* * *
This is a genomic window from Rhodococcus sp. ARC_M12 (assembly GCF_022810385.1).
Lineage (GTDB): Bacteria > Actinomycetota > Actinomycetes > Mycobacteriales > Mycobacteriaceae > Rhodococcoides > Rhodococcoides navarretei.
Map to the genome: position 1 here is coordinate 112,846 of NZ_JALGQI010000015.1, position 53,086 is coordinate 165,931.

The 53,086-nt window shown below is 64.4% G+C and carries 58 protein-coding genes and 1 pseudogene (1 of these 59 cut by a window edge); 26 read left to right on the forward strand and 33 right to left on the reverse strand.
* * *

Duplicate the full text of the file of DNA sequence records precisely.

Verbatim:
This is a genomic window from Rhodococcus sp. ARC_M12 (assembly GCF_022810385.1).
Lineage (GTDB): Bacteria > Actinomycetota > Actinomycetes > Mycobacteriales > Mycobacteriaceae > Rhodococcoides > Rhodococcoides navarretei.
Map to the genome: position 1 here is coordinate 112,846 of NZ_JALGQI010000015.1, position 53,086 is coordinate 165,931.

The 53,086-nt window shown below is 64.4% G+C and carries 58 protein-coding genes and 1 pseudogene (1 of these 59 cut by a window edge); 26 read left to right on the forward strand and 33 right to left on the reverse strand.